In the embodiments above, the barrier is preferably generally rigid, and maintains its shape at all times. However, in other embodiments the barrier may be more flexible, so that it can be moved between a storage/transport configuration and a use configuration. In the storage/transport configuration, the barrier may be planar or substantially planar, which will assist with ease of transport or storage. In the use configuration, the barrier is bent through a greater angle, and takes a suitable form to provide an overhang, as described above. A free end of the barrier may be releasably attachable to a part of the panel, in order to maintain the curved shape of the barrier when in the use configuration.

In these embodiments, there may not be a slot defined between the barrier and the plate into which a rail may be received. Instead, a space may be defined within the barrier when it is in the use configuration, with the rail passing through the space.

In these embodiments it is envisaged that, as before, the bullet-resistant material will be provided (whether permanently or removably attached) on the panel. Preferably, the bullet-resistant material will be provided on the inboard side of the panel. Or the bullet-resistant material may be integrated as a component of the panel material.

In the embodiments described above, the security device comprises a barrier part, which provides an overhang, and a plate part, which is oriented generally vertically in use. These two parts are removably attachable to each other. In other embodiments, however, a single sheet of material (such as a plastics material) may be provided, which can be bent and/or deflected to form both a barrier part, providing an overhang, and a plate part, which is oriented generally vertically in use. For instance, a lower part of the sheet may be arranged to be generally vertical. An upper part of the sheet may be bent in a curved shape to form an overhang, with the free end of the upper part of the sheet being connectable to a middle part of the sheet by any suitable means. In this way, the lower region of the sheet forms a plate part, and the upper region of the plate forms a barrier part, but both parts are formed from one unitary sheet. It is envisaged that, in embodiments of the invention, a single sheet may form both a plate and a barrier in this way, and that a bullet-resistant material may be attached to a part of the single sheet. For instance, a generally planar sheet of a bullet-resistant material may be attached to the lower region of the single sheet. The bullet-resistant material may be attached to the inner or outer (i.e. inboard or outboard) side of the lower region. The bullet-resistant material may be attached to the lower region of the single sheet prior to installation.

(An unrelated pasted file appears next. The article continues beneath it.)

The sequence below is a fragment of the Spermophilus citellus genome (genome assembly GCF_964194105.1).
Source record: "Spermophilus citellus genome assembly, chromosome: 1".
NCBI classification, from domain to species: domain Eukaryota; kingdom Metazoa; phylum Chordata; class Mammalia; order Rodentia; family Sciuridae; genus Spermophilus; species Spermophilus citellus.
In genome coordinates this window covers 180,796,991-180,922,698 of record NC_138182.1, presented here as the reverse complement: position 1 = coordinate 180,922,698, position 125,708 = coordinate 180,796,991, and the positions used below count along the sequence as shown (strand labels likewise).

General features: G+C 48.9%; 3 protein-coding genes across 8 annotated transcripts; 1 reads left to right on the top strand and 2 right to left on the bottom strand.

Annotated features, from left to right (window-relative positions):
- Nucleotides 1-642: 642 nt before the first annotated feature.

Alternatively, the single sheet may be installed in place, and the bullet- resistant material may be subsequently attached to it.

As discussed above, an advantage of a security device of this kind is that the single sheet may be at least partially unfolded, and laid flat or substantially flat, to improve the ease of storage and/or transportation. Once again, these embodiments may not include a slot defined between the barrier and the plate into which a rail may be received. Instead, a space may be defined within the upper portion of the single sheet when it is in the use configuration, with the rail passing through the space. It is envisaged that the bullet-resistant material will be provided as a planar or substantially planar sheet, but this need not be the case.

In some embodiments, the bullet-resistant material may be attached to the upper region of the single sheet, or to both the upper and lower regions of the single sheet.

The above description focuses on ships. However, it is also envisaged that the security devices described above may be used with other open water craft such as barges, hovercraft and catamarans. The security devices 10 may also be used in other situations where people may attempt to climb up and over a rail or wall. For instance, the security devices may be used on oil rigs and or other platforms or in prisons.

When used in this specification and claims, the terms "comprises" and "comprising" and variations thereof mean that the specified features, steps or integers are included. The terms are not to be interpreted to exclude the presence of other features, steps or components.

The features disclosed in the foregoing description, or the following claims, or the accompanying drawings, expressed in their specific forms or in terms of a means for performing the disclosed function, or a method or process for attaining the disclosed result, as appropriate, may, separately, or in any combination of such features, be utilised for realising the invention in diverse forms thereof.